Front Page Titles (by Subject) Wartime Regulation - Literature of Liberty, January/March 1978, vol. 1, No. 1
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Wartime Regulation - Leonard P. Liggio, Literature of Liberty, January/March 1978, vol. 1, No. 1 
Literature of Liberty: A Review of Contemporary Liberal Thought was published first by the Cato Institute (1978-1979) and later by the Institute for Humane Studies (1980-1982) under the editorial direction of Leonard P. Liggio.
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“Industrial Mobilization in World War I: The Prussian Army and the Aircraft Industry.” Journal of Economic History (USA), 37 (1977): 26–51.
The Imperial German wartime experience with mobilizing the aircraft industry reveals how wartime controls distort the nature of the economic system. One control inevitably leads to the need of others. The final step is complete nationalization if we pursue the full logic of intervention.
During World War I the Prussian army increasingly intervened in controlling the nascent German aircraft industry to guarantee an adequate supply of military aircraft. Even before the war, the Prussian Army effectively monopolized the aviation consumer market by strangling sport aviation to assure the industry's concentration on military planes. This military monopoly allowed the Army to control competition within the industry and to expand more stringent controls for the construction and type of military planes.
From the beginning of the war, the German government substituted non-market controls for market price signals. Attempts to mobilize the industry laid bare the scarcity of human and nonhuman resources as well as the competing claims of other wartime uses of the same resources.
In its attempt to hold prices down and preserve a pool of skilled labor within the aircraft industry, the Prussian War Ministry found itself interfering in management-labor relations and mandating wage increases. Paradoxically, it also found itself compelled to ratify price increases even while aiming at preventing these increases. Such interference in labor relations escalated state involvement in economic activity generally. Efforts to control raw material prices for aircraft were doomed because the relevant department was controlled by the same industrialists who stood to gain from rising raw material prices.
Officially, the War Ministry's policy had been to free competition among producers as a means of holding down prices. But successive wartime interventions led to forced syndication (Zwangssyndizierung) of the entire industry. Controls were piled on controls, but ambivalence in the War Ministry gave no coherence to these controls. Despite the success of the army's mobilization of the aircraft industry, military regulation of the German economy in general was inefficient.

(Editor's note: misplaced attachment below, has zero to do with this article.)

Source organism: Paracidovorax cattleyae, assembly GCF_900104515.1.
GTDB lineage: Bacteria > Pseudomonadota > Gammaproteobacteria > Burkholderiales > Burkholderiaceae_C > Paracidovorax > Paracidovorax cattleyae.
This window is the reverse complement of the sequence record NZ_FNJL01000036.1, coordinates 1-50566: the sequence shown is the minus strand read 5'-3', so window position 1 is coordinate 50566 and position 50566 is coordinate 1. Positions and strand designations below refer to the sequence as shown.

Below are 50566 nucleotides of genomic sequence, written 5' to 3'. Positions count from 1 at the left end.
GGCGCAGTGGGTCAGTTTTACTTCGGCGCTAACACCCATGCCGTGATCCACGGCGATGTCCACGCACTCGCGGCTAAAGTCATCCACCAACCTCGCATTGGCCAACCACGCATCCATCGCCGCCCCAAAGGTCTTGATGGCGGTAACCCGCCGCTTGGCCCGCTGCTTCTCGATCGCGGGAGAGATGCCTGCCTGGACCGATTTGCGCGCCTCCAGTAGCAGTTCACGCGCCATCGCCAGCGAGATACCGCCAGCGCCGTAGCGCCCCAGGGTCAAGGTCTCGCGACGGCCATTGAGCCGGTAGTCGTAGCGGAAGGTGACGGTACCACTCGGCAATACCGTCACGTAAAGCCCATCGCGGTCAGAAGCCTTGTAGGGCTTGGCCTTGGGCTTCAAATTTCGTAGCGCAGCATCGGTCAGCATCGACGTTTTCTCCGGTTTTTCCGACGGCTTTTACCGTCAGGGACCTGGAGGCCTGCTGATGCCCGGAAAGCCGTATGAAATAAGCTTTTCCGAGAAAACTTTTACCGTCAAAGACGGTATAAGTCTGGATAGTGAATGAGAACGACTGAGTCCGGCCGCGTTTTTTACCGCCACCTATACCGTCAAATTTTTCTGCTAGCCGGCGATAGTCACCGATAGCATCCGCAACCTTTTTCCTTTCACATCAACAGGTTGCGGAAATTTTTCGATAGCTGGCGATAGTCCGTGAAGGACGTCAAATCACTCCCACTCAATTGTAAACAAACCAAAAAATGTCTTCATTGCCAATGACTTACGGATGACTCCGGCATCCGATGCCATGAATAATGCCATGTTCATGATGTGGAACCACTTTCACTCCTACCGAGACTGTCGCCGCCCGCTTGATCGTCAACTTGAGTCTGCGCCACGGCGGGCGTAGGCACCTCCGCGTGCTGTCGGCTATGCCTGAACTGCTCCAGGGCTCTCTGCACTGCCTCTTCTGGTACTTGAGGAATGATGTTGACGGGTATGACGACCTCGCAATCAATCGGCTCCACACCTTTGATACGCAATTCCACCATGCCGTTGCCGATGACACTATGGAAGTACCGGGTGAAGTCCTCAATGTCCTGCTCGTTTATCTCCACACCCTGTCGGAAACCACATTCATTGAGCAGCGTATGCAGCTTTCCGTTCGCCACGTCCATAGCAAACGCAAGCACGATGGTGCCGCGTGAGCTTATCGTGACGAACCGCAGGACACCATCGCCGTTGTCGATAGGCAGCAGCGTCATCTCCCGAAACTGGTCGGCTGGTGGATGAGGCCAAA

The illogic and contradictions of the controls is illustrated in the wartime Euler-Siegert debate. One “gadfly” manufacturer, August Euler, refused to enter the government-sponsored industry syndicate because it was inefficient, illegal, and violated free enterprise. Euler was denied military contracts for his defiance. The military inspector, Major Siegert, argued that “law is powerful, necessity is stronger.”
In the Euler-Siegert controversy, the entrepreneur Euler correctly pointed out that the government's military plans, which spawned an unwieldy number of bureaus, were impotent to remedy the underlying shortages of men and material. On the other hand, Major Siegert's militarist position insisted that, given the previous government intervention, the existing Army systems of controls and their consequent shortages required mandatory rationing and allocation. Otherwise Germany could not continue its war production.
The Army, given the logic of intervention, could not abandon its economic controls. However, it failed to take the final logical step of nationalizing the German economy because of restraining economic and social attitudes. The Army was caught on the horns of a dilemma that it could not solve in the context of contradictory interventionist and noninterventionist sentiment within Imperial Germany.